Tennessee investigates professor's tweet about Charlotte

The University of Tennessee is investigating a tweet by one of its law professors after the faculty member and contributing columnist for USA TODAY and the Knoxville News Sentinel urged motorists to run over demonstrators blocking traffic in Charlotte, N.C.

Twitter briefly suspended Glenn Reynolds' account after he responded to a tweet from a TV news station in Charlotte that showed protesters on Interstate 277.  “Run them down,” he wrote.

Reynolds, the creator of the Instapundit blog, tweets from the handle @Instapundit.

He posted to Twitter shortly after 10 a.m. Thursday that his account had been unblocked after he agreed to delete the offending tweet.

UT College of Law Dean Melanie D. Wilson said in a statement Thursday morning that she and university administrators are investigating the matter, calling Reynolds' post an “irresponsible use of his platform.”

“The university is committed to academic freedom, freedom of speech, and diverse viewpoints, all of which are important for an institution of higher education and the free exchange of ideas,” she wrote. “My colleagues and I in the university’s leadership support peaceful disobedience and all forms of free speech, but we do not support violence or language that encourages violence.”

She called the concerns about the tweet from students and staff, along with those from citizens across the country, “serious and legitimate.”

Chancellor Jimmy Cheek released a statement about an hour later supporting Wilson and her comments.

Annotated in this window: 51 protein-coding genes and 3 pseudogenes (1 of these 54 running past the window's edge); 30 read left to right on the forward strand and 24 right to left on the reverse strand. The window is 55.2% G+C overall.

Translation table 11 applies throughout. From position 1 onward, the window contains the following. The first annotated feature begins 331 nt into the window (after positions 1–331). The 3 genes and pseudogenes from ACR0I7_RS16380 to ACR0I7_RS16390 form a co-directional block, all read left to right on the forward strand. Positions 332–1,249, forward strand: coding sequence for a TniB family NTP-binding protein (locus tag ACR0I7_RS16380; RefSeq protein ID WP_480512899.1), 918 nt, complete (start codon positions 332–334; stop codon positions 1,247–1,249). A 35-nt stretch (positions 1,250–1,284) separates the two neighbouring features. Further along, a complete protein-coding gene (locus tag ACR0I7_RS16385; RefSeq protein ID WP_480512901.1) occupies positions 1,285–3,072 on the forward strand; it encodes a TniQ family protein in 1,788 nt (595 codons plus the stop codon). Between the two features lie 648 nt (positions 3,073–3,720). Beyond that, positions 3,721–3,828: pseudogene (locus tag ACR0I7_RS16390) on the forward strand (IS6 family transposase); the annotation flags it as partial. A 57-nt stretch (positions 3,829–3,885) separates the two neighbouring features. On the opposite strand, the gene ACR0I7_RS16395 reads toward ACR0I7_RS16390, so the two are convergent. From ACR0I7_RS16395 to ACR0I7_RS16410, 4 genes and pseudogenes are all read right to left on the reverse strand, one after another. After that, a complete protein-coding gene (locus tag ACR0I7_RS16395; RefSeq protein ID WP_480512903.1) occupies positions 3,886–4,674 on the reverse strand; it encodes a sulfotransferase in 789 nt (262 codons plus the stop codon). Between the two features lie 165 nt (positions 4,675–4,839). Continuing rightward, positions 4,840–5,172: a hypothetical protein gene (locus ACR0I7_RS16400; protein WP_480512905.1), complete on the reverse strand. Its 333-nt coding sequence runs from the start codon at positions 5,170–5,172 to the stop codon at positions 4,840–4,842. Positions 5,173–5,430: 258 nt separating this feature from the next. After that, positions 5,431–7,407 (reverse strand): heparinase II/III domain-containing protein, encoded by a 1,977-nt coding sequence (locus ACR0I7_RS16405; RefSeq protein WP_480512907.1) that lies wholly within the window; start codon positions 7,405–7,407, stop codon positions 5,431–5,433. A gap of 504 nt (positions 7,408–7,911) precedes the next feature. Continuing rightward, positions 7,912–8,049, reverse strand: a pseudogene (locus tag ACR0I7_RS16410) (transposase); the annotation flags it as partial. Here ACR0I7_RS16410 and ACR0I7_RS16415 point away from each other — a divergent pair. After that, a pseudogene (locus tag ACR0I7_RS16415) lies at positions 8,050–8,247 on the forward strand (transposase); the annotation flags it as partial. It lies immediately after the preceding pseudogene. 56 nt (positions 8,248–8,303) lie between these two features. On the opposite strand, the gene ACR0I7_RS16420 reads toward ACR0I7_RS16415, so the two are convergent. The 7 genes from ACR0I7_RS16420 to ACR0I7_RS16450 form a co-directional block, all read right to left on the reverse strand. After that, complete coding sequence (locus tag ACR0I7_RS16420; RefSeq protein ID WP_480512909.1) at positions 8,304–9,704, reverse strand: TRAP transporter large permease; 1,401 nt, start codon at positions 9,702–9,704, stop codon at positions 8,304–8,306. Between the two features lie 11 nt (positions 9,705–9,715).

“Wilson’s statement about the faculty member’s social media post reinforces the university’s commitment to fostering a civil and inclusive learning environment,” he said in a news release.

Reynolds defended his tweet earlier Thursday.

“Yes, that was my post,” he wrote in an email to the News Sentinel. “It was brief, since it was Twitter, but blocking highways is dangerous and I don’t think people should stop for a mob, especially when it’s been violent.”

Reynolds said he got an automated email from the social media platform offering to reopen his account if he deleted the tweet.

“I deleted the tweet so that I could respond on Twitter, but immediately linked to it on Twitchy so that no one would think that I was “airbrushing” it,” Reynolds wrote.

Reynolds also expanded on his comment in a post to his blog:

“I’ve always been a supporter of free speech and peaceful protest. I fully support people protesting police actions, and I’ve been writing in support of greater accountability for police for years.

“But riots aren’t peaceful protest. And locking interstates and trapping people in their cars is not peaceful protest — it’s threatening and dangerous, especially against the background of people rioting, cops being injured, civilian-on-civilian shootings, and so on. I wouldn’t actually aim for people blocking the road, but I wouldn’t stop because I’d fear for my safety, as I think any reasonable person would.

‘“Run them down” perhaps didn’t capture this fully, but it’s Twitter, where character limits stand in the way of nuance.”

The tweet came as protests continued in Charlotte on Wednesday night following Tuesday afternoon’s fatal shooting of 43-year-old Keith Lamont Scott by a black officer.

North Carolina Gov. Pat McCrory declared a state of emergency Wednesday night.


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